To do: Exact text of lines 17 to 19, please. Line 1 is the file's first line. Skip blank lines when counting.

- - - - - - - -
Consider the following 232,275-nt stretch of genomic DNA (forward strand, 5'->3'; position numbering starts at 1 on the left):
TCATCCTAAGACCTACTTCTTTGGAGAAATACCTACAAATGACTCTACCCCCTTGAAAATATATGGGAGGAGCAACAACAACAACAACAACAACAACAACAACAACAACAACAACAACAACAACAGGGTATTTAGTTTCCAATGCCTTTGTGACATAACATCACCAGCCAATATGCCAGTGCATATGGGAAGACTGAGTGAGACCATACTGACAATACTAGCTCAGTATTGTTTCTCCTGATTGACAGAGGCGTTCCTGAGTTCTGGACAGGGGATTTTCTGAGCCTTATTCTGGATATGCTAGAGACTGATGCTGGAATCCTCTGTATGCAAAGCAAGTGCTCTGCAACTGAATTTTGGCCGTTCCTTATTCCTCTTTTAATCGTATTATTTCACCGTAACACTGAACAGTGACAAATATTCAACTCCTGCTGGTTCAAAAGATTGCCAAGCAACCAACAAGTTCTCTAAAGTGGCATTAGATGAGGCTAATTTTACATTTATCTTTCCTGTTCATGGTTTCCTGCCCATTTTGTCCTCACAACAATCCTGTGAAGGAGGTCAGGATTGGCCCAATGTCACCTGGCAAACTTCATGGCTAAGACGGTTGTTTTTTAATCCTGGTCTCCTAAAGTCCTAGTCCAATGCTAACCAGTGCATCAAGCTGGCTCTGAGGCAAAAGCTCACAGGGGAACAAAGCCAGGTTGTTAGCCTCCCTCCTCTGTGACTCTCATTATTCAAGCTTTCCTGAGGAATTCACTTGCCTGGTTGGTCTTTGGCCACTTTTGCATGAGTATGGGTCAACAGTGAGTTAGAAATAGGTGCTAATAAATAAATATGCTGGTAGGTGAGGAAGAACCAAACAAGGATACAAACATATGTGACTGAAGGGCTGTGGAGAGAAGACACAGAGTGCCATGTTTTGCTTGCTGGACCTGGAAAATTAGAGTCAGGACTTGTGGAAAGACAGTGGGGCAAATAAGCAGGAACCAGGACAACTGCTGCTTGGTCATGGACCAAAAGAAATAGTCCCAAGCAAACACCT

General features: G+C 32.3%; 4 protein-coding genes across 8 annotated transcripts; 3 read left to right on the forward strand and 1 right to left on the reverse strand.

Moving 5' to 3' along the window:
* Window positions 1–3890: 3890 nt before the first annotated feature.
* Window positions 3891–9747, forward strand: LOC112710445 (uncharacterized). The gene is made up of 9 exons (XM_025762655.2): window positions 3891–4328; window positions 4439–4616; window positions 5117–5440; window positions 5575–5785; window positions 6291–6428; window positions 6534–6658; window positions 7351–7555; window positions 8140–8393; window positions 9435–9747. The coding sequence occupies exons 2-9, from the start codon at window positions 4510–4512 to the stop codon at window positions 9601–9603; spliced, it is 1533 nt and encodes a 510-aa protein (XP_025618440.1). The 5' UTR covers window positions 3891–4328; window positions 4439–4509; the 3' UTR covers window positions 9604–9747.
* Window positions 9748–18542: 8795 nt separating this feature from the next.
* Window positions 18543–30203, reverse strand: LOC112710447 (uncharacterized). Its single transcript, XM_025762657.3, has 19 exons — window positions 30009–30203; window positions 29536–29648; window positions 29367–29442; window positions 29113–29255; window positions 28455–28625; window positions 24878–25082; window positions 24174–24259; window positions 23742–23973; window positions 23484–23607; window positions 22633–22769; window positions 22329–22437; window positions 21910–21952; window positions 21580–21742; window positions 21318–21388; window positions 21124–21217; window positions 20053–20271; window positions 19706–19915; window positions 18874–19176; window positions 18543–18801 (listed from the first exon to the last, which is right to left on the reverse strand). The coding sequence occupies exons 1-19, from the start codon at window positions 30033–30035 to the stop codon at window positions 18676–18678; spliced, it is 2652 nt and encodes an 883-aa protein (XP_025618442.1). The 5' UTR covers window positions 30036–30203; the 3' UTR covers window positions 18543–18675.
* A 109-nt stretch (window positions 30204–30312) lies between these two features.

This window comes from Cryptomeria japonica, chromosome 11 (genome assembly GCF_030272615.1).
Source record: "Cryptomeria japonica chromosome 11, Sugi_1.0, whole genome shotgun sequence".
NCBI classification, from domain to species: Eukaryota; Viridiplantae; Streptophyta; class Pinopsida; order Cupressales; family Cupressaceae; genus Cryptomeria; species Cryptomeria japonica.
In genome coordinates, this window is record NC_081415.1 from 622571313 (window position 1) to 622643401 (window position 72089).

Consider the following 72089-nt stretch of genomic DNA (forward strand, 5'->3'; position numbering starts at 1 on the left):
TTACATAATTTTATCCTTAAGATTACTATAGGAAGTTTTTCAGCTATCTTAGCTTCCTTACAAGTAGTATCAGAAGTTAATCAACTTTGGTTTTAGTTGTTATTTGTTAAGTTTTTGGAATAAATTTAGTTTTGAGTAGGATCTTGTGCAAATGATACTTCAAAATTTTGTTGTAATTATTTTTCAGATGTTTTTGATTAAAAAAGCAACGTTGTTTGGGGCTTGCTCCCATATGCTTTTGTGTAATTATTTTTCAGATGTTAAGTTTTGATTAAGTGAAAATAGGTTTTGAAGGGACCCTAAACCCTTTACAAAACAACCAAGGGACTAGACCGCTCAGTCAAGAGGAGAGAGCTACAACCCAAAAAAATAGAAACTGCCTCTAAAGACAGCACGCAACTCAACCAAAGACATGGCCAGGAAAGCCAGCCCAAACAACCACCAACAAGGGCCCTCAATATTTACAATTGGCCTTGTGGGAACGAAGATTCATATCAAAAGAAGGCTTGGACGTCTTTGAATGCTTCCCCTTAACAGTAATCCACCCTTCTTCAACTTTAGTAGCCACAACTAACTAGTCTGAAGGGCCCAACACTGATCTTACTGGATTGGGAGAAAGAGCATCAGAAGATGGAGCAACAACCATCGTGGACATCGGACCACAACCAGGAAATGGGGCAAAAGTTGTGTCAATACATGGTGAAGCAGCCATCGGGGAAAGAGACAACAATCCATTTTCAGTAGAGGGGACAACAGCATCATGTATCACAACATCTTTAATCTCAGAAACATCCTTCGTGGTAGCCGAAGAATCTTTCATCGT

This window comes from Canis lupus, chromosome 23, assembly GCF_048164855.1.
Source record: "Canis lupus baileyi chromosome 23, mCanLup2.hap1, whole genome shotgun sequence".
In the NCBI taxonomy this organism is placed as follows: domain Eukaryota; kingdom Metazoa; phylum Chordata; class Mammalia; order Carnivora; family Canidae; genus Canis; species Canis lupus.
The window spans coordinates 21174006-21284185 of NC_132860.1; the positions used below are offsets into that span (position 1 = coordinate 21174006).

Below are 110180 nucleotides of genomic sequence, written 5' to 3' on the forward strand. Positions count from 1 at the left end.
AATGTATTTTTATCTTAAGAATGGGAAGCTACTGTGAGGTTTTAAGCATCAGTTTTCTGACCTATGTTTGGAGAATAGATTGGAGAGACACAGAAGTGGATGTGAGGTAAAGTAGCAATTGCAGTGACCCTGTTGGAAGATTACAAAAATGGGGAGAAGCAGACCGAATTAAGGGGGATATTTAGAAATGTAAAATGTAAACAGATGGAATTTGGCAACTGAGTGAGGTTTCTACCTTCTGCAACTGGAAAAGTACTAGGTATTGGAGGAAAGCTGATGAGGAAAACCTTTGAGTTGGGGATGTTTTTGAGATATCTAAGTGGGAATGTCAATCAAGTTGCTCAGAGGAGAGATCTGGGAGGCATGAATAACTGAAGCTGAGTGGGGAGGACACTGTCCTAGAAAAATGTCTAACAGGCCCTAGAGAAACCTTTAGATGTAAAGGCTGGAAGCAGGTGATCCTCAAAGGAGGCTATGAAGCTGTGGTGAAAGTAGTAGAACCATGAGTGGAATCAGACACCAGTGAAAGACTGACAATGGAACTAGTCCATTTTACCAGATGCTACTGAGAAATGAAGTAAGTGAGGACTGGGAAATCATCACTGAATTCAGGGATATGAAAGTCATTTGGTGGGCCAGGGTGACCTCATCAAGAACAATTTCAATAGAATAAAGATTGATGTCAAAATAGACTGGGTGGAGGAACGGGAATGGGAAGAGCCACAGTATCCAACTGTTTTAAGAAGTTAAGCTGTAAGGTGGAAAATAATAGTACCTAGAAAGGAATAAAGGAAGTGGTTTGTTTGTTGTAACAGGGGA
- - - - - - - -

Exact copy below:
Source record: "Canis lupus baileyi chromosome 23, mCanLup2.hap1, whole genome shotgun sequence".
In the NCBI taxonomy this organism is placed as follows: domain Eukaryota; kingdom Metazoa; phylum Chordata; class Mammalia; order Carnivora; family Canidae; genus Canis; species Canis lupus.
The window spans coordinates 21174006-21284185 of NC_132860.1; the positions used below are offsets into that span (position 1 = coordinate 21174006).